Furthermore, in these power-sharing regimes certain rights are not assigned to individuals as it is usual in standard adversarial democracies, but rather to constitutionally acknowledged groups. So, another question is focusing on the tension between the individual-centered modern human rights thought, and the prominence of group-specific rights in power-sharing settlements.

- What books and which authors guided you and influenced your research interests?
- The first one is «Courts and Consociations» which was written by Christopher McCrudden and Brendan O'Leary. Furthermore, my research largely profited from the works of Samuel Issacharoff, Richard Pildes, Hannah Lerner and others. Concerning my general intellectual development, the works of Thomas Christiano, Ronald Dworkin, and Will Kymlicka were those which weren’t only mandatory, but also very influential for me.

- What are the main differences between HSE and CEU?
- It is very difficult to compare CEU with other universities for the fact that it is very small and specific: the overwhelming majority of the departments are dedicated to social sciences, only offers graduate programs and is very international despite its small size: there are around 1500 students from roughly 120 countries. The largest ethnic group is Hungarian with 20%, and the other 80% comes from literally all over the world. Nevertheless, I think there are more similarities between two universities than differences. HSE is also an institutional primarily dedicated social sciences with an increasingly international profile.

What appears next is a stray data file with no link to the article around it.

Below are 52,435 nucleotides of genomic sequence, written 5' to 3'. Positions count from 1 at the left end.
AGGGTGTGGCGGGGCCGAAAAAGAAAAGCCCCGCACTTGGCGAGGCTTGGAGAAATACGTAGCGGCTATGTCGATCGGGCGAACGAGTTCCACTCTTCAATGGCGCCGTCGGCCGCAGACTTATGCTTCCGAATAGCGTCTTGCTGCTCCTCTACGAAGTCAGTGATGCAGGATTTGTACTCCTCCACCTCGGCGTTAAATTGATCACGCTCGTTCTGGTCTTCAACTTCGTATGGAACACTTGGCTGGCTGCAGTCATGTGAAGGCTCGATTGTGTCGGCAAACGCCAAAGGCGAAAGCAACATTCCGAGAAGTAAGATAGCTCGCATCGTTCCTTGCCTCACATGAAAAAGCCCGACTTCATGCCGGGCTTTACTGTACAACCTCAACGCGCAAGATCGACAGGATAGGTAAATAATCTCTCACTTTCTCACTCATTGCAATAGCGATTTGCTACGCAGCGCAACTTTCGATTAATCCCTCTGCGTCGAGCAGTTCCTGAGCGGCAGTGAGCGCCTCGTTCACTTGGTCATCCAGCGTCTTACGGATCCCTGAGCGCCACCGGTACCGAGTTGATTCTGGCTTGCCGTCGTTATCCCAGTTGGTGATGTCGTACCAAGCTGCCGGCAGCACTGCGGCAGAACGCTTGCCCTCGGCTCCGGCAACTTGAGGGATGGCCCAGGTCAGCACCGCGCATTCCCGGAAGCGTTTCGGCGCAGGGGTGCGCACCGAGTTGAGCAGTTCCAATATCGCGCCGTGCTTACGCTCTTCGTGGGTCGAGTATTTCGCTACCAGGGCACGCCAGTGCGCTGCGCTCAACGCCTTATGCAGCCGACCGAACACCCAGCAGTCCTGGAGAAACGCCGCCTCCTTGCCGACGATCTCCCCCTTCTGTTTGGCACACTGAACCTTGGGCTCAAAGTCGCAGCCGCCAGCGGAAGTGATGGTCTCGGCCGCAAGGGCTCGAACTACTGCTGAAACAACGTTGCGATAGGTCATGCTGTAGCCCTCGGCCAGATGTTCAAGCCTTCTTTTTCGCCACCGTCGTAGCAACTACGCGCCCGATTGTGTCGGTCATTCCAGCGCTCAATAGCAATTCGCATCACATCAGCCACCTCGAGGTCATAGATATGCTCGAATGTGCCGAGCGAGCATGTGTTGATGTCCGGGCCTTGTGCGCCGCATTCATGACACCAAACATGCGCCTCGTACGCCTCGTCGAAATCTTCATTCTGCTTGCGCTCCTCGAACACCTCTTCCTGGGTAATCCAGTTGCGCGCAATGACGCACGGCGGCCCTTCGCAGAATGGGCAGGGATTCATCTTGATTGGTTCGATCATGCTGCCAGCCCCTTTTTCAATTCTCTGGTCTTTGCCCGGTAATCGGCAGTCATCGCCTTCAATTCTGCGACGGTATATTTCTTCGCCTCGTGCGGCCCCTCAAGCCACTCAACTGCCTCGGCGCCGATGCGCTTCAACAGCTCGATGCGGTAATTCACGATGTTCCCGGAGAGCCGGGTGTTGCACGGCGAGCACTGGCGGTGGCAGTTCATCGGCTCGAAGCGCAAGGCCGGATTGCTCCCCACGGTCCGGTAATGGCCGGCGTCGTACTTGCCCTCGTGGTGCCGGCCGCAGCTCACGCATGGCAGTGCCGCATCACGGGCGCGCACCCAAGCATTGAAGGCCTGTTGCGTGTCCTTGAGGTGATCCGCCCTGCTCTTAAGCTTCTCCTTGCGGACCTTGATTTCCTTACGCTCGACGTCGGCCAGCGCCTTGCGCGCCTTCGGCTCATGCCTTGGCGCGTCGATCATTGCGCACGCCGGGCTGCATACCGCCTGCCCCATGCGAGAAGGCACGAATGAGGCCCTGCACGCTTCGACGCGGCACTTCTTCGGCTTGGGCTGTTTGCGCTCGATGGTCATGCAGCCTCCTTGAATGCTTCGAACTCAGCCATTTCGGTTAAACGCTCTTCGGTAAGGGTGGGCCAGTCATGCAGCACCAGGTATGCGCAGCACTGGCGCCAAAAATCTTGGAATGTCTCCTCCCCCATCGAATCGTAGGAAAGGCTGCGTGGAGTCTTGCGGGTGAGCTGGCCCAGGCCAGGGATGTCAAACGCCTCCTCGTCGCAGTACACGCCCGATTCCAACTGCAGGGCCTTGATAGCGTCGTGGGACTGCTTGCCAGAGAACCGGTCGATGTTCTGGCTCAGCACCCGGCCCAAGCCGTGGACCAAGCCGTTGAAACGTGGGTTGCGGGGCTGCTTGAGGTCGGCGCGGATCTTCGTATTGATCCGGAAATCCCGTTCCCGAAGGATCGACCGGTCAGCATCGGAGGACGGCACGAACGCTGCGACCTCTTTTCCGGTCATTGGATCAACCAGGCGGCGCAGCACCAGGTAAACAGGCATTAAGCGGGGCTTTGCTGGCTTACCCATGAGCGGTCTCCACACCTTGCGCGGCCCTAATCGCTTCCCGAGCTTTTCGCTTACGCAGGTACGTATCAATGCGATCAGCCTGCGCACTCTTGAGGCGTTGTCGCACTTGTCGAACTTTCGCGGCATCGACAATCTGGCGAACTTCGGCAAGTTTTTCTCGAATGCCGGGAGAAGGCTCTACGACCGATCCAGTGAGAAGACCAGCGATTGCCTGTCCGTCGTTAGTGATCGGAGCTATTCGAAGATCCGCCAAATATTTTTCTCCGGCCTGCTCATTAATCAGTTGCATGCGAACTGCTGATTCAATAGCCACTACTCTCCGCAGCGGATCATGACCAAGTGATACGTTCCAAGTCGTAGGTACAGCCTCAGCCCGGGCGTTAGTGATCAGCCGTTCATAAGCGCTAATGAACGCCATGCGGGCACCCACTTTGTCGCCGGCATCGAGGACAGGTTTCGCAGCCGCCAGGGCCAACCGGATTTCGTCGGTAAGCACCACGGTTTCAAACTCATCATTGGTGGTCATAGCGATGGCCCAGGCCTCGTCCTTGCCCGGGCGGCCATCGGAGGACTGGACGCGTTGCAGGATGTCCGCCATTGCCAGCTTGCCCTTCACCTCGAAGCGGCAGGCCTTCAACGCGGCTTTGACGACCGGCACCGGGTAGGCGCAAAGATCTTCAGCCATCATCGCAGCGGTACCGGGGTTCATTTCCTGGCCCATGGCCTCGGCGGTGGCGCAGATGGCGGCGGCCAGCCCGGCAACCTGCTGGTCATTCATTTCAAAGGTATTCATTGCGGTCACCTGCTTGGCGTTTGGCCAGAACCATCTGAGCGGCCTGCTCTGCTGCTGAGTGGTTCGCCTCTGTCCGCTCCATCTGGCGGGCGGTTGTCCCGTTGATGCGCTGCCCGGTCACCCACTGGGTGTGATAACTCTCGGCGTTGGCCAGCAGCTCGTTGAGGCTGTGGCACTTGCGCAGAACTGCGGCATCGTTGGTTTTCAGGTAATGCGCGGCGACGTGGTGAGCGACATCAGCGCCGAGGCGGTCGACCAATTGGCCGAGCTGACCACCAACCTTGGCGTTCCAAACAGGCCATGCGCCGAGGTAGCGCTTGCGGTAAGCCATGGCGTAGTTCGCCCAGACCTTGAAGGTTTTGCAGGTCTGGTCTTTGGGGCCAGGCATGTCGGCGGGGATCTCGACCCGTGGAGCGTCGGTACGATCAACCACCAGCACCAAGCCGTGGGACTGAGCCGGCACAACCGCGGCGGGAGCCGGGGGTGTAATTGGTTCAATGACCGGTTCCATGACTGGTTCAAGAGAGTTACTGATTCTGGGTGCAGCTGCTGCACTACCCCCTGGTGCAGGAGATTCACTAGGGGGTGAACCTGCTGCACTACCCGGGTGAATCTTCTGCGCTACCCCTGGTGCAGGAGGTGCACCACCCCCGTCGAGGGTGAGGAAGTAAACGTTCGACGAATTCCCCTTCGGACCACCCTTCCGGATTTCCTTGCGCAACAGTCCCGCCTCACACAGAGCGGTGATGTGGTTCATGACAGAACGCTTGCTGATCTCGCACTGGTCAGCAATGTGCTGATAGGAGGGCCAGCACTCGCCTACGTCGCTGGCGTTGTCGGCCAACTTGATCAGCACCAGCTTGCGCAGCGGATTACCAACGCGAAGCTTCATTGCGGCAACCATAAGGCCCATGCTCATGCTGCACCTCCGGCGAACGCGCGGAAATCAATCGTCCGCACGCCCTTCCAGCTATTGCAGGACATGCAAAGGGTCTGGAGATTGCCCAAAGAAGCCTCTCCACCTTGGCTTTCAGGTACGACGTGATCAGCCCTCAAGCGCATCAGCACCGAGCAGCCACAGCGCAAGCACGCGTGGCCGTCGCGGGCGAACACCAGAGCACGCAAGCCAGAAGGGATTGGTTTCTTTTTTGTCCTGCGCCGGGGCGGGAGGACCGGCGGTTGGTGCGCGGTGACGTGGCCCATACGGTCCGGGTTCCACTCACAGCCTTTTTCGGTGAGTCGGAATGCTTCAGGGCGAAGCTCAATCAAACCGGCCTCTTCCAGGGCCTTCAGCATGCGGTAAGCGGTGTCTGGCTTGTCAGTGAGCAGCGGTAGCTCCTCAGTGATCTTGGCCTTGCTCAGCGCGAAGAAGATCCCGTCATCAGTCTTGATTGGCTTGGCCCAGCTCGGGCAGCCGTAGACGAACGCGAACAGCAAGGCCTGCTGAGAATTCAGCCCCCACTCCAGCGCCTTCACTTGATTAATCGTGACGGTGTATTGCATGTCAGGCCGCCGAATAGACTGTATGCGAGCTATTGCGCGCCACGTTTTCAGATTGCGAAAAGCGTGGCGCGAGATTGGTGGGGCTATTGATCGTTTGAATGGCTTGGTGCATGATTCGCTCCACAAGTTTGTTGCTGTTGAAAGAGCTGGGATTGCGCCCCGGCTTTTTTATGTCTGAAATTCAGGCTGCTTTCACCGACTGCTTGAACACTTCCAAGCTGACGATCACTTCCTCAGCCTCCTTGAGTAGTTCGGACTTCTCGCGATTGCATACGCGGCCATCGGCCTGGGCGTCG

Also, for me as a Hungarian, coming from a small landlocked country with an isolated language, living in a large and diverse country as Russia is very interesting. For instance, my Russian BA students are coming from the geographical range between Murmansk to Amur Oblast, a territory which is larger by the entire EU by multiple times; not to mention the international students coming again all over the worlds, especially from post-Soviet countries, to pursue their studies in Saint-Petersburg.

- This year our campus celebrates its 20th anniversary and the slogan of this anniversary is “Dream”. What is your dream?
- I dream about being an academic, who is a part of the international community of social scientists and is able to meaningfully contribute to debates on contemporary issues. Though I have to work a lot to achieve my dream and being here at HSE is a part of it.

- Would you like to wish something to our students?
- I wish students can go through their programs with academic excellence and an experience of becoming an intellectually stimulating community with their peers. Being a student is a rare opportunity in a lifetime to make sense of the world in the broadest possible perspective, and I hope my students will use these years wisely to do so.

P.S. By the way, do not miss the presentation of CEU programs in Political Science, which is to be held on January 18



Interviewer: Akmal Tadzhibaev, HSE student and member of the Free Editors project